Cosmo Mag nominates anti FGM warrior Efua Dorkenoo for woman of the year award

Efua Dorkenoo is the Advocacy Director, FGM programme in Equality Now’s London office. She is also a trained  bio-social scientist in public health and an honorary Senior Research Fellow at the School of Health Sciences at City University, London. Starting in the early 1980s, her pioneering work on FGM has contributed to the international recognition of FGM as a public health and a human rights issue. From 1995-2001, she worked as the WHO’s first technical expert at their Geneva headquarters and assisted the organization in introducing FGM onto the agendas of the Ministries of Health of WHO Member States. Ms. Dorkenoo was awarded the British State Honours – OBE (Order of the British Empire) by the British Queen in recognition of her work as the founder of the UK NGO FORWARD in 1983 and for her campaigning work against FGM. In 2000, along with Gloria Steinem, she received Equality Now’s international human rights award for her lifelong activism on the issue of women’s rights. Ms. Dorkenoo’s  book,Cutting the Rose: Female Genital Mutilation, The Practice and its Prevention(Minority Rights Publications 1994), was considered a first on FGM and was selected by an international jury for inclusion on the 2002 prestigious book list, “Africa 100 Best Books for the 20th Century.”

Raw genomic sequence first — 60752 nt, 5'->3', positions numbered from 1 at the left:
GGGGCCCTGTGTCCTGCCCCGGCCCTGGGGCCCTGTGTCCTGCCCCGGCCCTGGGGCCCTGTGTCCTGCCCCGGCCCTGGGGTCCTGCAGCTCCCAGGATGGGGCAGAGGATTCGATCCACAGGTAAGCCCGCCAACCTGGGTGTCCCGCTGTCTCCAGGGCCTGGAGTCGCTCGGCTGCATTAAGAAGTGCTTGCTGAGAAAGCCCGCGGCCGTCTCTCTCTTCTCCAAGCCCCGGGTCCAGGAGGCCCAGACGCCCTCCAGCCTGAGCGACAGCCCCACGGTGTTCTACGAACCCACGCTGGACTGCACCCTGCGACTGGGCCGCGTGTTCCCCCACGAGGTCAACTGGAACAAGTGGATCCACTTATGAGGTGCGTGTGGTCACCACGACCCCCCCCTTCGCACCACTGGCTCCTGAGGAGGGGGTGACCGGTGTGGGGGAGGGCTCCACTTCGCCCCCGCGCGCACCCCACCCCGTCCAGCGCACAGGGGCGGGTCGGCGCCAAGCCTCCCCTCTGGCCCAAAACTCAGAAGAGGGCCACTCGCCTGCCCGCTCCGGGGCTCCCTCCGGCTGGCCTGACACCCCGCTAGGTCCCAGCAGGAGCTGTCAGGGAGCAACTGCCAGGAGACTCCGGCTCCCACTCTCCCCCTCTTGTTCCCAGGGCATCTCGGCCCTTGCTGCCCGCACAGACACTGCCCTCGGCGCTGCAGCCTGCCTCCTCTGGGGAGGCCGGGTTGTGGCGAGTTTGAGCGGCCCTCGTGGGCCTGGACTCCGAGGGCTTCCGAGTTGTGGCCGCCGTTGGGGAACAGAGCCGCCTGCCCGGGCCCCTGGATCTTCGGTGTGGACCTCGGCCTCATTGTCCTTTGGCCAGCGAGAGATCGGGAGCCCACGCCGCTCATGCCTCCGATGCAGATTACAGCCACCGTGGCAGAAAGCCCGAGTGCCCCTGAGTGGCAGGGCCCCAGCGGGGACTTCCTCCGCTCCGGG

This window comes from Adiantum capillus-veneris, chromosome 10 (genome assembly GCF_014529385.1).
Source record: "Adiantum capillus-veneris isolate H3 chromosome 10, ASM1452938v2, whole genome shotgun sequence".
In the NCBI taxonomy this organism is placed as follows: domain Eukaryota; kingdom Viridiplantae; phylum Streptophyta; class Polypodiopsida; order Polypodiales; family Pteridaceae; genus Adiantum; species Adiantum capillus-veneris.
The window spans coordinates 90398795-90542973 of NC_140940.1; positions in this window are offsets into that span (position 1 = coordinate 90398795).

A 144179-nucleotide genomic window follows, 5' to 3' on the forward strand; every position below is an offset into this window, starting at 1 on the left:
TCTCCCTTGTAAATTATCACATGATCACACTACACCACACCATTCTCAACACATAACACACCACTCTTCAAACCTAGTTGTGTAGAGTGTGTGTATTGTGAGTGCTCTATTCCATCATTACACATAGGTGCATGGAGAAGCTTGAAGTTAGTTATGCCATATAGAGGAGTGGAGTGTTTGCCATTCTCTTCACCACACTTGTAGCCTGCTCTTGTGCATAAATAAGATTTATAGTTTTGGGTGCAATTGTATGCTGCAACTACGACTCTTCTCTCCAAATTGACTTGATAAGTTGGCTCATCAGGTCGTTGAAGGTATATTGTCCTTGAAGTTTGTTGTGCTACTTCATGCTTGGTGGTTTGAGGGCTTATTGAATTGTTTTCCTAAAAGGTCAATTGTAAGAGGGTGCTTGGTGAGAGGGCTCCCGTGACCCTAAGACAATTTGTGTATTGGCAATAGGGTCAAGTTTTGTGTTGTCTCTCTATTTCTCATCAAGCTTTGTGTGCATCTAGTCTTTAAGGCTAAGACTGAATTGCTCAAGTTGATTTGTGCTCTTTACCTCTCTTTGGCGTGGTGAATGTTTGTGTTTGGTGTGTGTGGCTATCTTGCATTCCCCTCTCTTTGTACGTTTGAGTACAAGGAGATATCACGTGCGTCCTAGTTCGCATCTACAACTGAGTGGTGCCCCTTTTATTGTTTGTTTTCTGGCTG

Efua Dorkenoo, Cosmo Mag 2013 Woman of the Year nominee
Efua Dorkenoo, Cosmo Mag 2013 Woman of the Year nominee

For 30 years Efua Dorkenoo has been crusading against Female Genital Mutilation (FGM), and by all accounts she’s winning. Her efforts to prevent FGM are being recognized by Cosmopolitan Magazine as she’s been nominated to receive the Ultimate Woman of the Year Award trophy at an event this December.

Mrs Dorkenoo who is a mid wife from Ghana has spent her entire career campaigning against FGM in Britain and pushing for a worldwide ban. A women’s rights organisation she founded in 1983 was crucial in getting the UK to pass the Prohibition of Female Circumcision Act in 1985. From 1995-2001 she campaigned to get the World Health Organization to frame FGM as a human rights violation and not a cultural issue, and she won. Once FGM could get a legal standing, it would take the UN a whole decade but member countries voted to ban FGM completely in 2012.

FGM still affects some 3 million girls every year, so we know the war is far from over, but GoWoman salutes Mrs Efua Dorkenoo for her bravery, tenacity, and for changing the world view on FGM.

There are women, and then there are Super GoWomen!

Source: GetWestLondon

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